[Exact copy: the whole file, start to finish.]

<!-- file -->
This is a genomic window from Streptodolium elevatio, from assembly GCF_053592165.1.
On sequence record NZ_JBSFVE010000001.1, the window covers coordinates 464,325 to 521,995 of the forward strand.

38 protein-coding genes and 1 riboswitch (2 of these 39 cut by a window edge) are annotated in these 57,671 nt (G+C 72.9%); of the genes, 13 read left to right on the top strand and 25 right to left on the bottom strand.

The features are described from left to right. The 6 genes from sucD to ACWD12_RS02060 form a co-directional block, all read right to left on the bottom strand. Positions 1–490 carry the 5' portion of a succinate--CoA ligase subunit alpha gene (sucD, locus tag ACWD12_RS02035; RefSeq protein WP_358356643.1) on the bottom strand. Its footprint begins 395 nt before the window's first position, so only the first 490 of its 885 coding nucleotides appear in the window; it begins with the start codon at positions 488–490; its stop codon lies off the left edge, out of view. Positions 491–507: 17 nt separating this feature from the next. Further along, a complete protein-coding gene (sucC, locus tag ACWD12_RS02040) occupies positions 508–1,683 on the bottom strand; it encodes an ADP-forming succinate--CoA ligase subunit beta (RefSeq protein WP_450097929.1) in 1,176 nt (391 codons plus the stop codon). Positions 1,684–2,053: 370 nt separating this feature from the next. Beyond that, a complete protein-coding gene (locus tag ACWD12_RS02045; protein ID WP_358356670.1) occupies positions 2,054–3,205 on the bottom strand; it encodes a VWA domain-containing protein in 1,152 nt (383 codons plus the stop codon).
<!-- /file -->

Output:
This is a genomic window from Streptodolium elevatio, from assembly GCF_053592165.1.
On sequence record NZ_JBSFVE010000001.1, the window covers coordinates 464,325 to 521,995 of the forward strand.

38 protein-coding genes and 1 riboswitch (2 of these 39 cut by a window edge) are annotated in these 57,671 nt (G+C 72.9%); of the genes, 13 read left to right on the top strand and 25 right to left on the bottom strand.

The features are described from left to right. The 6 genes from sucD to ACWD12_RS02060 form a co-directional block, all read right to left on the bottom strand. Positions 1–490 carry the 5' portion of a succinate--CoA ligase subunit alpha gene (sucD, locus tag ACWD12_RS02035; RefSeq protein WP_358356643.1) on the bottom strand. Its footprint begins 395 nt before the window's first position, so only the first 490 of its 885 coding nucleotides appear in the window; it begins with the start codon at positions 488–490; its stop codon lies off the left edge, out of view. Positions 491–507: 17 nt separating this feature from the next. Further along, a complete protein-coding gene (sucC, locus tag ACWD12_RS02040) occupies positions 508–1,683 on the bottom strand; it encodes an ADP-forming succinate--CoA ligase subunit beta (RefSeq protein WP_450097929.1) in 1,176 nt (391 codons plus the stop codon). Positions 1,684–2,053: 370 nt separating this feature from the next. Beyond that, a complete protein-coding gene (locus tag ACWD12_RS02045; protein ID WP_358356670.1) occupies positions 2,054–3,205 on the bottom strand; it encodes a VWA domain-containing protein in 1,152 nt (383 codons plus the stop codon).